PRESS RELEASE from Farm Sanctuary:
ASHEVILLE, N.C. – In North Carolina, one of the largest pork-producing states in the nation, pigs practically outnumber people, yet these neighbors rarely if ever meet (outside of the supermarket) because the pigs are hidden away inside the state’s more than 2,100 industrial farm facilities, where they never experience sunlight, fresh air, socializing, or any of the things that make living in the Carolinas so great.
A new campaign called “Meet Your Neighbors” from the national animal protection nonprofit Farm Sanctuary, which counts the likes of Alec Baldwin, Ellen DeGeneres, Ryan Gosling, Natalie Portman, and Jon Stewart among its more than half a million members and supporters, aims to change that by introducing North Carolina’s 10 million people to the nearly 9 million pigs with whom they share the state, broadening public awareness about the nature of these smart, emotional animals and the negative impacts of factory farming on health, the environment, and social justice in the state.
“North Carolina is home to millions of pigs, but because these animals are crowded in factory farms and rarely seen by the public, people don’t realize that they are as cognitively and emotionally complex as the dogs and cats we live with,” says Farm Sanctuary President and Co-Founder Gene Baur, who TIME magazine calls “the conscience of the food movement” and a member of Oprah Winfrey’s SuperSoul 100 dream team of “100 awakened leaders who are using their voices and talent to elevate humanity.” “We see each pig as someone, not something, and we want people to rethink their relationship with these neighbors.”
Pigs on Parade
In Asheville, the state’s arts and vegan mecca (where the mayor recently signed a proclamation deeming August 28–September 3 “Vegan Awareness Week”), the first sign that pigs are making their long overdue debut into North Carolina society are colorful life-sized pig statues popping up outside of business storefronts all over the city as part of Farm Sanctuary’s campaign. Painted by local artists and bearing names such as “Letting Pigs Fly,” “The Decisions We Make,” “Cycle of Life,” Pigs are Playful,” “Let Compassion Bloom,” and “The Dreamer,” the pigs are being met by people with curiosity and delight.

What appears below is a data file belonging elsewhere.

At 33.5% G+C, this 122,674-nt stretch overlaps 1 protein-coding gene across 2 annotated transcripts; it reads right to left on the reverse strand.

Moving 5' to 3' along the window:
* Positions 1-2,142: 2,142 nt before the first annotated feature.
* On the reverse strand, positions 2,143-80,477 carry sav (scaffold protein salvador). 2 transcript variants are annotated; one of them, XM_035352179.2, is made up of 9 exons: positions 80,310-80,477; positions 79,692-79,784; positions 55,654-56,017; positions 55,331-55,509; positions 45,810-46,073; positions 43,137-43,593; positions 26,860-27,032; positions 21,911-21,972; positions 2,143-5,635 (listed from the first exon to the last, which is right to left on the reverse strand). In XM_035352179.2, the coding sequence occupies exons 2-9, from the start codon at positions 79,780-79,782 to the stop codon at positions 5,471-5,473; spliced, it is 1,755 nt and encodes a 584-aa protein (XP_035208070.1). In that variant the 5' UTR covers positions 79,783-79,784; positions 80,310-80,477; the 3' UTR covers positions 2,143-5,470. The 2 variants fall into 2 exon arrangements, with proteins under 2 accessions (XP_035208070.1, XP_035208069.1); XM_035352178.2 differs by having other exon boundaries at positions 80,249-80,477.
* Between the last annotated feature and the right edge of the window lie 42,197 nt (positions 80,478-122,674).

But across the state, in eastern North Carolina, which is home to Smithfield Packing (the world’s largest slaughterhouse) and a dozen counties where pigs actually do outnumber people, the reality of factory farming is anything but hidden — the stench and contaminated water seep through the land they call home. Farm Sanctuary also wants people to meet these neighbors, the rural poor who are bearing the high cost of the world’s appetite for cheap bacon.
For more information on how to “Meet Your Neighbors,” visit farmsanctuary.org/neighbors.
Founded in 1986, Farm Sanctuary works to change how our society views and treats farm animals through rescue, education and advocacy. The organization provides lifelong care for animals rescued from abuse at three sanctuary locations in New York and California; promotes compassionate vegan living; and advocates legal and policy reforms. To learn more about Farm Sanctuary, visit farmsanctuary.org.